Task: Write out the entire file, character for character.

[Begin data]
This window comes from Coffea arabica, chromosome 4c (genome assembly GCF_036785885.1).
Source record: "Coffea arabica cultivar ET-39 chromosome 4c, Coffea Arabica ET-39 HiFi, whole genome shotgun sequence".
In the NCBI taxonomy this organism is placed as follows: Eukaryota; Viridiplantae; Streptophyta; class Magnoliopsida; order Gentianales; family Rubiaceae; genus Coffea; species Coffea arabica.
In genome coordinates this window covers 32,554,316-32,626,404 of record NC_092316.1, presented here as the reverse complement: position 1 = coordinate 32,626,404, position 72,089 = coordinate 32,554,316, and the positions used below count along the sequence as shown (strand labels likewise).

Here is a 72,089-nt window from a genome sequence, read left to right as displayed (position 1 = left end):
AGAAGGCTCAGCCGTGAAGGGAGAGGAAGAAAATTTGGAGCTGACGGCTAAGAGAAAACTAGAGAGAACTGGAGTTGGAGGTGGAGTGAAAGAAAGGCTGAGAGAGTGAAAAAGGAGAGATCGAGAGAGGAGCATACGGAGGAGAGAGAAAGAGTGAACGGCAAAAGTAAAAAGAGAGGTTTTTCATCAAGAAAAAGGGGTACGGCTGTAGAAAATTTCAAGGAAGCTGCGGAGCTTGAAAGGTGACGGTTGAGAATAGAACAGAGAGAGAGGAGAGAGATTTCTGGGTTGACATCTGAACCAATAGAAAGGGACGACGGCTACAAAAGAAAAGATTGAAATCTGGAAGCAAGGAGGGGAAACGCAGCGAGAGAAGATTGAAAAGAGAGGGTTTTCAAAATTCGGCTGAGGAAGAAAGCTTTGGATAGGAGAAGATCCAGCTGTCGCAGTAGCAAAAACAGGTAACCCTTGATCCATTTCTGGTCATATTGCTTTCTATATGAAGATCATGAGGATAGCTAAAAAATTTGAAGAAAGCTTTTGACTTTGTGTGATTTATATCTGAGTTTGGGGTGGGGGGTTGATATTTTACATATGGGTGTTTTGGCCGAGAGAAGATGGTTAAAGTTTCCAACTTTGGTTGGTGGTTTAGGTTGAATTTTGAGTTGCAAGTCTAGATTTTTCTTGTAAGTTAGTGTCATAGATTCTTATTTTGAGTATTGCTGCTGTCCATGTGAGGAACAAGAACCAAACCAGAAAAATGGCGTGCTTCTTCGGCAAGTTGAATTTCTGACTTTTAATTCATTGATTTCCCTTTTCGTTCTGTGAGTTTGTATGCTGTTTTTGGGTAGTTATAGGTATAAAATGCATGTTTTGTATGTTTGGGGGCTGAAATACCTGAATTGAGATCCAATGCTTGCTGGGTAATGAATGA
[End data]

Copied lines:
This window comes from Coffea arabica, chromosome 4c (genome assembly GCF_036785885.1).
Source record: "Coffea arabica cultivar ET-39 chromosome 4c, Coffea Arabica ET-39 HiFi, whole genome shotgun sequence".
In the NCBI taxonomy this organism is placed as follows: Eukaryota; Viridiplantae; Streptophyta; class Magnoliopsida; order Gentianales; family Rubiaceae; genus Coffea; species Coffea arabica.
In genome coordinates this window covers 32,554,316-32,626,404 of record NC_092316.1, presented here as the reverse complement: position 1 = coordinate 32,626,404, position 72,089 = coordinate 32,554,316, and the positions used below count along the sequence as shown (strand labels likewise).

Here is a 72,089-nt window from a genome sequence, read left to right as displayed (position 1 = left end):
AGAAGGCTCAGCCGTGAAGGGAGAGGAAGAAAATTTGGAGCTGACGGCTAAGAGAAAACTAGAGAGAACTGGAGTTGGAGGTGGAGTGAAAGAAAGGCTGAGAGAGTGAAAAAGGAGAGATCGAGAGAGGAGCATACGGAGGAGAGAGAAAGAGTGAACGGCAAAAGTAAAAAGAGAGGTTTTTCATCAAGAAAAAGGGGTACGGCTGTAGAAAATTTCAAGGAAGCTGCGGAGCTTGAAAGGTGACGGTTGAGAATAGAACAGAGAGAGAGGAGAGAGATTTCTGGGTTGACATCTGAACCAATAGAAAGGGACGACGGCTACAAAAGAAAAGATTGAAATCTGGAAGCAAGGAGGGGAAACGCAGCGAGAGAAGATTGAAAAGAGAGGGTTTTCAAAATTCGGCTGAGGAAGAAAGCTTTGGATAGGAGAAGATCCAGCTGTCGCAGTAGCAAAAACAGGTAACCCTTGATCCATTTCTGGTCATATTGCTTTCTATATGAAGATCATGAGGATAGCTAAAAAATTTGAAGAAAGCTTTTGACTTTGTGTGATTTATATCTGAGTTTGGGGTGGGGGGTTGATATTTTACATATGGGTGTTTTGGCCGAGAGAAGATGGTTAAAGTTTCCAACTTTGGTTGGTGGTTTAGGTTGAATTTTGAGTTGCAAGTCTAGATTTTTCTTGTAAGTTAGTGTCATAGATTCTTATTTTGAGTATTGCTGCTGTCCATGTGAGGAACAAGAACCAAACCAGAAAAATGGCGTGCTTCTTCGGCAAGTTGAATTTCTGACTTTTAATTCATTGATTTCCCTTTTCGTTCTGTGAGTTTGTATGCTGTTTTTGGGTAGTTATAGGTATAAAATGCATGTTTTGTATGTTTGGGGGCTGAAATACCTGAATTGAGATCCAATGCTTGCTGGGTAATGAATGA